Federal prosecutors recently landed a conviction involving a trio operating an elaborate auto-finance fraud arrangement in North Carolina.
Andrew Murray, U.S. Attorney for the Western District of North Carolina, said a federal jury in Charlotte returned a guilty verdict against Kimberlie Flemings of Mt. Holly, N.C., for her role in a $1 million fake auto-finance scheme.
The jury found Flemings guilty of conspiracy to commit wire and bank fraud; wire fraud affecting financial institutions; and multiple counts of financial institution fraud. U.S. District Judge Robert Conrad presided over the trial.
Officials said two of Flemings’ co-conspirators, Stanley Reginald Barron, 38 of Cornelius, N.C., and Brian Lyles, 46, formerly of Jersey City, N.J., previously pleaded guilty to conspiracy to commit wire and bank fraud. Lyles also pleaded guilty to bank fraud. They are currently awaiting sentencings.
According to evidence presented at trial, witness testimony and filed court documents, from at least 2012 to 2015, Flemings, Barron, Lyles and others submitted dozens of fraudulent auto finance and personal loan applications in their names, and the names of at least 30 other individuals they had recruited to participate in the scheme, to at least 19 banks and credit unions. As a result of the fraudulent applications, the co-conspirators obtained more than $1 million in fraudulent loan proceeds.
To facilitate the fraud, officials said the co-conspirators created fake car dealerships that purported to be the sellers of vehicles purchased with the fraudulent contracts. The co-conspirators also set up bank accounts, websites and addresses associated with these fake dealerships, and created fictitious purchase orders which were submitted to the financial institutions as part of the loan application.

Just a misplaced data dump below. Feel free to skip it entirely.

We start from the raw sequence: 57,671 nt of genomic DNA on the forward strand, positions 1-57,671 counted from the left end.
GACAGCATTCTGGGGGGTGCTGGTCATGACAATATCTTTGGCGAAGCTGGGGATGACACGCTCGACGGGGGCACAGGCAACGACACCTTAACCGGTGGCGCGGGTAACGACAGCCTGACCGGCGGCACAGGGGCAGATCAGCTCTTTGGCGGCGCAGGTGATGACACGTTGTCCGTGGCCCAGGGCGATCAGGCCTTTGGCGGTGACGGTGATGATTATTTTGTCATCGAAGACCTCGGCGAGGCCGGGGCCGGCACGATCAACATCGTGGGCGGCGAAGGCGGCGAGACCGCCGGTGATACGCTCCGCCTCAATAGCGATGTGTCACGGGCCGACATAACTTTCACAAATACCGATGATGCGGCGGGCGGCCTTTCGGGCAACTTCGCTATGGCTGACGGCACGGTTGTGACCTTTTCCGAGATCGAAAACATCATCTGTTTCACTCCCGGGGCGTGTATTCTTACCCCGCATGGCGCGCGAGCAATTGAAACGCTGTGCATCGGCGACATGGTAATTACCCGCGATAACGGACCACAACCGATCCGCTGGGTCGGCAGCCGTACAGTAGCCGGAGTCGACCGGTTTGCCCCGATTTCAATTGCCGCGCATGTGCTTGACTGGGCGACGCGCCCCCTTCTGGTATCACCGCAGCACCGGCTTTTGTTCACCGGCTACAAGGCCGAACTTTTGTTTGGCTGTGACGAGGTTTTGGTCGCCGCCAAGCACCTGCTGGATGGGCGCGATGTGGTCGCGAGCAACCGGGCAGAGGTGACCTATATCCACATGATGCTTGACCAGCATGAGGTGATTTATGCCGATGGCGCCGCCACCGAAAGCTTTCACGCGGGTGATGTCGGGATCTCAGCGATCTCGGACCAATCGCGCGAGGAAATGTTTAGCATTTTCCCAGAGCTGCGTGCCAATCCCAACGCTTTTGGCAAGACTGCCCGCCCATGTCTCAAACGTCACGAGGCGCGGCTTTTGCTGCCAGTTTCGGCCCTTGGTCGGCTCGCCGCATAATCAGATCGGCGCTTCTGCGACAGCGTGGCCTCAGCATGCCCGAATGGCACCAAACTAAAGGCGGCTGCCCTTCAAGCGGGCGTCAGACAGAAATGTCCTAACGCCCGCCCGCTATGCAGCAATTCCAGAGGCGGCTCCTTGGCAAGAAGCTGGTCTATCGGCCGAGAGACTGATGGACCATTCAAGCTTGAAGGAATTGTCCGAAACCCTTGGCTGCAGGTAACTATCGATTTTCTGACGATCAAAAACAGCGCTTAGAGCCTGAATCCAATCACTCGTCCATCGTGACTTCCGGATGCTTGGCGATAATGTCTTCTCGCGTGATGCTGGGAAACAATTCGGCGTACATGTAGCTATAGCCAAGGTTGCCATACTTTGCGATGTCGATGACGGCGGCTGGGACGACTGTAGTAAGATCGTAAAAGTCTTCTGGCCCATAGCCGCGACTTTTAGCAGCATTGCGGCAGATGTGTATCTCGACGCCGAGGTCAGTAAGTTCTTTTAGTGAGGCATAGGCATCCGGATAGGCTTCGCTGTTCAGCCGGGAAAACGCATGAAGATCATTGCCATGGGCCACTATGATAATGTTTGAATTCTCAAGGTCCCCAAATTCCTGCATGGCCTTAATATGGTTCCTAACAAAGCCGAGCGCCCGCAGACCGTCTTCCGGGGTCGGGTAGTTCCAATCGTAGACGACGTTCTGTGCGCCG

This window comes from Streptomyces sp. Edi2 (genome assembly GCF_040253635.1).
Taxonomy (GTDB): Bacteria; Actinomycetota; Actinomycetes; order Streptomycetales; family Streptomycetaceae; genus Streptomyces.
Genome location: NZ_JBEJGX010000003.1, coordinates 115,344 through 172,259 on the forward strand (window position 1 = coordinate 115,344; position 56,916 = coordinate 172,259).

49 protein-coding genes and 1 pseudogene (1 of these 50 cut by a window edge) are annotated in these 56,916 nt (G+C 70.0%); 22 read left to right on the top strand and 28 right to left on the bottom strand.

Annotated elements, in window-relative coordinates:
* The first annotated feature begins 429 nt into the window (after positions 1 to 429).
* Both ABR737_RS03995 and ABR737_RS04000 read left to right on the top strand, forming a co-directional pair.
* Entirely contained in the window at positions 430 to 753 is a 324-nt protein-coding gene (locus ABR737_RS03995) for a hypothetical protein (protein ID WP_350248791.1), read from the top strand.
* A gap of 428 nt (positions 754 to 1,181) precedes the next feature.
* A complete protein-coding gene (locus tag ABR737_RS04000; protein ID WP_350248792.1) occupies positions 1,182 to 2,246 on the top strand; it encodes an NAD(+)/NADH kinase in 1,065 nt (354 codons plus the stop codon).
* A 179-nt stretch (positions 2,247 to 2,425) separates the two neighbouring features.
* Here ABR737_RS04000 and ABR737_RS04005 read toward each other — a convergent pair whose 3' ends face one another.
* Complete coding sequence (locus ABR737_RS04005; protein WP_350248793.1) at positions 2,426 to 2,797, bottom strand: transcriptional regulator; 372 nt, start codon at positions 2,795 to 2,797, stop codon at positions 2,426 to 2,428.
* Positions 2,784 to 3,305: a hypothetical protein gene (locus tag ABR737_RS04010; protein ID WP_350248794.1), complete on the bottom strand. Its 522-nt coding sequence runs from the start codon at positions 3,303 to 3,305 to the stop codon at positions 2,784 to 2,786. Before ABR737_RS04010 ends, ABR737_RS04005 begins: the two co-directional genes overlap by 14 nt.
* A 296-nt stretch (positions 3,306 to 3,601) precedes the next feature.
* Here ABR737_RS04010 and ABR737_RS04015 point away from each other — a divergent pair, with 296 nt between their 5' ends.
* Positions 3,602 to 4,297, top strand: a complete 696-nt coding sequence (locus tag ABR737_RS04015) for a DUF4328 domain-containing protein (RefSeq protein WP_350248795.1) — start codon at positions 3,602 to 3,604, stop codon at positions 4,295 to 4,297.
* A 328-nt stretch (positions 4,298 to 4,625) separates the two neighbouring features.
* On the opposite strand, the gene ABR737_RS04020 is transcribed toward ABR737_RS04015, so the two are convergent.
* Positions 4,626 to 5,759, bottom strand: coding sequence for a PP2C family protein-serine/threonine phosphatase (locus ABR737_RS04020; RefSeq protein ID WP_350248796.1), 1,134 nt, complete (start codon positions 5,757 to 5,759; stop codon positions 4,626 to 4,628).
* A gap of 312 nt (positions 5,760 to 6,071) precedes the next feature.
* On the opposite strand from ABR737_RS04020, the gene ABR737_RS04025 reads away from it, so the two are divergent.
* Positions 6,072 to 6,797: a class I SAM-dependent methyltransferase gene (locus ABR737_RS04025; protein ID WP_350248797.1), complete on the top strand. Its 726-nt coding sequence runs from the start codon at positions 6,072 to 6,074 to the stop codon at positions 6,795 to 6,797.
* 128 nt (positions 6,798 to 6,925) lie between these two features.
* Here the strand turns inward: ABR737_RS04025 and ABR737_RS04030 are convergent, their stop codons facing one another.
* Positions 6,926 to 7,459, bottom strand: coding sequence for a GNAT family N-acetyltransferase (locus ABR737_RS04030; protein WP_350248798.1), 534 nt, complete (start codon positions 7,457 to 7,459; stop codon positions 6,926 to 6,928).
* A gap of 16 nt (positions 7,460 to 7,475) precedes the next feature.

Officials continued that Flemings, Barron and Lyles deposited the fraudulently-obtained checks from the financial institutions into accounts Barron controlled. After keeping a portion of the fraudulent loan proceeds, Barron distributed the rest to Flemings, Lyles and others.
According to court records, the majority of the loans defaulted, causing losses to the impacted financial institutions. To cover up the fraud, Barron and others made false statements to the defrauded banks and credit unions that attempted to collect on the debts, including that borrowers had been the victims of identity theft and that they had not authorized the loans.
Flemings is currently released on bond, according to officials. Each of the charges the defendant was convicted of carries a maximum sentence of 30 years in prison and a $1-million fine.
Officials added a sentencing date has not been set.
In making the announcement, Murray thanked the Postal Inspection Service (USPIS) and the Office of Inspector General of the Federal Housing Finance Agency for their investigation of the case, and recognized the North Carolina Division of Motor Vehicles for its assistance.